Universally speaking

With inclusive design’s processes of workshops, user interviews and role play becoming more widely accepted, Angus Montgomery finds practitioners looking to extend the scope and impact of the field

For many designers, the term inclusive design rarely crops up in studio conversation. This isn’t because they don’t know what it is or aren’t interested, but rather because the principles of user-centred design are so ingrained in what they do that there is no need for them to even mention it.

Deborah Szebeko, founder of social design consultancy Think Public, which regularly uses inclusive design principles in its projects, says, ’It’s not like we’re sitting around reading books about inclusive design. It’s almost like common sense for us.’ While you might expect a consultancy such as Think Public, which focuses on service design, to embrace user-research principles, inclusive design is now being used across design disciplines. The Helen Hamlyn Centre’s Inclusive Design Challenge, which HHC senior research fellow Julia Cassim says is ’a way of generating exemplars of inclusive design’ has, over its ten years, featured product, graphics, digital and myriad other designs.

Advocates of inclusive design say the technique, which had previously predominantly been used in disability, healthcare and social access areas, is now developing to embrace new techniques, new applications and new users.

HHC director Jeremy Myerson says the term inclusive design was first used by his HHC co-founder Roger Coleman in 1994. Myerson says, ’Prior to this, the term that was commonly used in America and Japan was universal design, but that term had become heavily tied up with disability discrimination law in the US.’ Myerson adds, ’Obviously, design for people has always been around – industrial designers, for example, have always been very interested in this principle. The big thing with the development of inclusive design has been the move away from designing for people as passive test subjects to seeing them as having a much more co-creative role.’

Giving users such an active role in the design process can throw up some unexpected results for designers. Bas Raijmakers, creative director of design research consultancy STBY, says, ’Roger Coleman once told me an anecdote that he was helping his neighbour, who was disabled, to build a new kitchen. He asked her what the most important thing was to her and she said, “I want the neighbours to envy my kitchen.” So this really triggered with him that design for disability should really move beyond the functional alone.’

Raijmakers, whose consultancy has worked on inclusive design projects in the UK and The Netherlands, says he has seen the principles of inclusive design taken up by clients beyond the design process. He says, ’An interesting effect is that the organisations that are providing the services that are developed in this way are starting to understand that they need to change their organisation and approach. The change they need to make is to also collaborate in the delivery of their services. So the collaboration they start with their customers, citizens or patients during the design is continued during the delivery.’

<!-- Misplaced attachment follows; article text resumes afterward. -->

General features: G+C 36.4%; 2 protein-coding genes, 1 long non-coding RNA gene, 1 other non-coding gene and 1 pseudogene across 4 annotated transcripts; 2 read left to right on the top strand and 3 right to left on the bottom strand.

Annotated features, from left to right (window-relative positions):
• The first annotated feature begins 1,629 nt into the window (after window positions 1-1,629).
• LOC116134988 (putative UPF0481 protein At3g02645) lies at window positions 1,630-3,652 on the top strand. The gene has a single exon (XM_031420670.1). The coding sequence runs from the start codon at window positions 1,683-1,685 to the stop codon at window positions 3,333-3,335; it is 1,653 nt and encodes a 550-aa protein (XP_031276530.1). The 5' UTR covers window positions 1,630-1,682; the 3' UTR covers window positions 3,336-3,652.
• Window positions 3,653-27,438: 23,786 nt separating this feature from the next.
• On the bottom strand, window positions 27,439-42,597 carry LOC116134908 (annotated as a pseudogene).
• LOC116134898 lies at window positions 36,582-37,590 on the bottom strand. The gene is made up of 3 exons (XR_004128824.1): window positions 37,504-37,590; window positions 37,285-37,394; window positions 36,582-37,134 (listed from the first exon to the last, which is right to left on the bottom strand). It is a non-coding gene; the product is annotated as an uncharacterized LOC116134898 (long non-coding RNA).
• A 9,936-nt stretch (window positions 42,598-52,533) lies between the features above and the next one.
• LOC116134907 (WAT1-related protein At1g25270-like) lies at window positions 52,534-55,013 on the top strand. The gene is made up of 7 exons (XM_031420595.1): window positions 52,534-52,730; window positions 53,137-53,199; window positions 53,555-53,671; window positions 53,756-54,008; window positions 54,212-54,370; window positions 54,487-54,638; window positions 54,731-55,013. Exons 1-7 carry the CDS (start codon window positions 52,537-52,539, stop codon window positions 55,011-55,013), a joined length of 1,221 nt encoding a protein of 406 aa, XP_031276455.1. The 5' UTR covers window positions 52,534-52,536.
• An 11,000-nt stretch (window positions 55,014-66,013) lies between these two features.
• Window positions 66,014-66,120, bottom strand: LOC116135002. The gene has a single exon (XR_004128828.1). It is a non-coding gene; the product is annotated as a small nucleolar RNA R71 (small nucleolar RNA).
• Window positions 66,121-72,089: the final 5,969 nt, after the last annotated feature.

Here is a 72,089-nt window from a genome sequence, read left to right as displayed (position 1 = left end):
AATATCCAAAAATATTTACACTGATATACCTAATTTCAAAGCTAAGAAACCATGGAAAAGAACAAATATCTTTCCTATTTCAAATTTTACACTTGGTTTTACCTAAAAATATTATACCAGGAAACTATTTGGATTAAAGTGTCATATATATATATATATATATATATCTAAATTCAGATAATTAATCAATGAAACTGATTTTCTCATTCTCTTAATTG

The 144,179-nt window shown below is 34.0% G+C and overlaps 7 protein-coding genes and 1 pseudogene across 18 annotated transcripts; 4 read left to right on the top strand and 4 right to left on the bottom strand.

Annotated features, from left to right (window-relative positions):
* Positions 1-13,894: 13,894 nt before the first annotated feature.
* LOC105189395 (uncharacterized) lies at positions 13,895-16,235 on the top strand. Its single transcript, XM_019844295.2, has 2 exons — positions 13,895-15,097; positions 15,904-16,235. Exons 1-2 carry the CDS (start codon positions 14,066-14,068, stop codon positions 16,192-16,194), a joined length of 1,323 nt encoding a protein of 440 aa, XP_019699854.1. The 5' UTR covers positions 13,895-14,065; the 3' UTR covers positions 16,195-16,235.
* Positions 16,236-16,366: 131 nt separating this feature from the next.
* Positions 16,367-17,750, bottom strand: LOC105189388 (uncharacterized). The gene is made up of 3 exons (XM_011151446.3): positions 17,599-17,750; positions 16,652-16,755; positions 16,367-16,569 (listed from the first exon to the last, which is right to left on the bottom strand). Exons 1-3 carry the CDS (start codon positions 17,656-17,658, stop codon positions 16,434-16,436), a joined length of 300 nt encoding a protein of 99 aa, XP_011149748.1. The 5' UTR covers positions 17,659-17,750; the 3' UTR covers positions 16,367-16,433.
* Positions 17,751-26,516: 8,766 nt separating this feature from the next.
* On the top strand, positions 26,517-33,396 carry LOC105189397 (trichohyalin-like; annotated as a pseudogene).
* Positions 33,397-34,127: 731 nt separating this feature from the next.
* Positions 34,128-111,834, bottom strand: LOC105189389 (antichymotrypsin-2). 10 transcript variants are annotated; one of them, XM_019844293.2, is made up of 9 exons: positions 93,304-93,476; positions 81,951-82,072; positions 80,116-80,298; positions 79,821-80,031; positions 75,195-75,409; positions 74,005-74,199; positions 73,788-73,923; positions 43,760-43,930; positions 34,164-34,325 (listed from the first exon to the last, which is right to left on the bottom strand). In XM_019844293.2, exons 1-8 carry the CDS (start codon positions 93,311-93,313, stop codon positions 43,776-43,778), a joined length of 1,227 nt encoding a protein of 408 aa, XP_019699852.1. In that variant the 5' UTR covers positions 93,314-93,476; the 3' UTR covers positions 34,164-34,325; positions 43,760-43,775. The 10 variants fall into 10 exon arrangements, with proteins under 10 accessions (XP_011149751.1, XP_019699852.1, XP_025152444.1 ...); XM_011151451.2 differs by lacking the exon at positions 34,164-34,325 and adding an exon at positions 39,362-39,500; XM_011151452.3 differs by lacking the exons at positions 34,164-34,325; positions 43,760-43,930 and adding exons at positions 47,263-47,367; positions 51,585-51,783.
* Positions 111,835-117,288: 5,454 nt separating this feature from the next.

A number of techniques have now become common in inclusive design, including workshops, user interviews and role play, and this is an area that is constantly developing. Szebeko says, ’We’re always trying to challenge those in our consultancy to think of new ways of engaging with people. Sometimes the process is like you’re a social worker or a community worker.’ She describes inclusive design as a rewarding process, which can result in more appropriate results. She says, ’It allows you to engage in curiosity and learn about people. It gives you insights into people’s situations – if you don’t have an understanding of an issue it’s obviously going to be much harder to solve a problem. We work in some very diverse areas, such as end-of-life or cancer, where you have to have a real understanding of the issues people have.’

Myerson sees the development of social media as a boon to those interested in inclusive design, saying, ’With social media networks you can post questions on user forums and get immediate responses to them.’ He adds, ’It’s a very dynamic ethos – it’s evolving all the time. It started looking mainly at disability and aging issues and now it’s spread to broader issues such as social, economic and digital exclusion.’

Myerson points out, however, that whatever processes are developed to more effectively bring the user into the process, the skills – and the presence – of the designer remain key. He says, ’The process is about using the visualisation and facilitation skills of designers to help people look at their lives.’

Empathic conversations  

Inclusive design techniques used by STBY at the Heartlands project in Cornwall (DW 16 December 2010)

  • Co-creative workshops to generate ideas and user forums to discuss concepts and prototypes  
  • Focus on future uses and aim to avoid long ’wish lists’  
  • Involving local artists to do research and express their insights in artworks that served as conversation pieces
  • Keep activities small-scale and carefully designed, to allow for in-depth empathic conversations that inform design teamsEmpathic conversations  
    Inclusive design techniques used by STBY at the Heartlands project in Cornwall (DW 16 December 2010)

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